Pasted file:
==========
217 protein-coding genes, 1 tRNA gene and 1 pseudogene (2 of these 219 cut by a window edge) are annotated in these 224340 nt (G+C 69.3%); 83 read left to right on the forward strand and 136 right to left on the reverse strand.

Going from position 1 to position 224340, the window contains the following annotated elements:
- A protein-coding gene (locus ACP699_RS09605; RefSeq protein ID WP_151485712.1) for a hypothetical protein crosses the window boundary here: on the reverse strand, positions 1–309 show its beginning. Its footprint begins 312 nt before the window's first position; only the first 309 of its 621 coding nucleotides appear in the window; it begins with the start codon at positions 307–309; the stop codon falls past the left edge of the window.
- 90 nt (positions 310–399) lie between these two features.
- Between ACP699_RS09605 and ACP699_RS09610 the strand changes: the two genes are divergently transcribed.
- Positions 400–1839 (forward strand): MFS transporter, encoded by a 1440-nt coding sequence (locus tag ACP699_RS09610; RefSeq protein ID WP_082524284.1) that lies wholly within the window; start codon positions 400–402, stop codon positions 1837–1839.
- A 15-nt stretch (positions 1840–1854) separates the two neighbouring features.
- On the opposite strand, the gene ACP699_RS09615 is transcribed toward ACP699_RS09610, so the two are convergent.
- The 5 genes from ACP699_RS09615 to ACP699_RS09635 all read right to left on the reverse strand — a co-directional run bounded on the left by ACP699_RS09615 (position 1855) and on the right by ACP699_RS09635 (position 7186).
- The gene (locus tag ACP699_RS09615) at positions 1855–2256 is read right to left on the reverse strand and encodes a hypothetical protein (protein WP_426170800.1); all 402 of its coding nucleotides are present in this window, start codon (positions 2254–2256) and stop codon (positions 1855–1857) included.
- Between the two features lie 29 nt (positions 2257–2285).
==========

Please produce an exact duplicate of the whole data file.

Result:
217 protein-coding genes, 1 tRNA gene and 1 pseudogene (2 of these 219 cut by a window edge) are annotated in these 224340 nt (G+C 69.3%); 83 read left to right on the forward strand and 136 right to left on the reverse strand.

Going from position 1 to position 224340, the window contains the following annotated elements:
- A protein-coding gene (locus ACP699_RS09605; RefSeq protein ID WP_151485712.1) for a hypothetical protein crosses the window boundary here: on the reverse strand, positions 1–309 show its beginning. Its footprint begins 312 nt before the window's first position; only the first 309 of its 621 coding nucleotides appear in the window; it begins with the start codon at positions 307–309; the stop codon falls past the left edge of the window.
- 90 nt (positions 310–399) lie between these two features.
- Between ACP699_RS09605 and ACP699_RS09610 the strand changes: the two genes are divergently transcribed.
- Positions 400–1839 (forward strand): MFS transporter, encoded by a 1440-nt coding sequence (locus tag ACP699_RS09610; RefSeq protein ID WP_082524284.1) that lies wholly within the window; start codon positions 400–402, stop codon positions 1837–1839.
- A 15-nt stretch (positions 1840–1854) separates the two neighbouring features.
- On the opposite strand, the gene ACP699_RS09615 is transcribed toward ACP699_RS09610, so the two are convergent.
- The 5 genes from ACP699_RS09615 to ACP699_RS09635 all read right to left on the reverse strand — a co-directional run bounded on the left by ACP699_RS09615 (position 1855) and on the right by ACP699_RS09635 (position 7186).
- The gene (locus tag ACP699_RS09615) at positions 1855–2256 is read right to left on the reverse strand and encodes a hypothetical protein (protein WP_426170800.1); all 402 of its coding nucleotides are present in this window, start codon (positions 2254–2256) and stop codon (positions 1855–1857) included.
- Between the two features lie 29 nt (positions 2257–2285).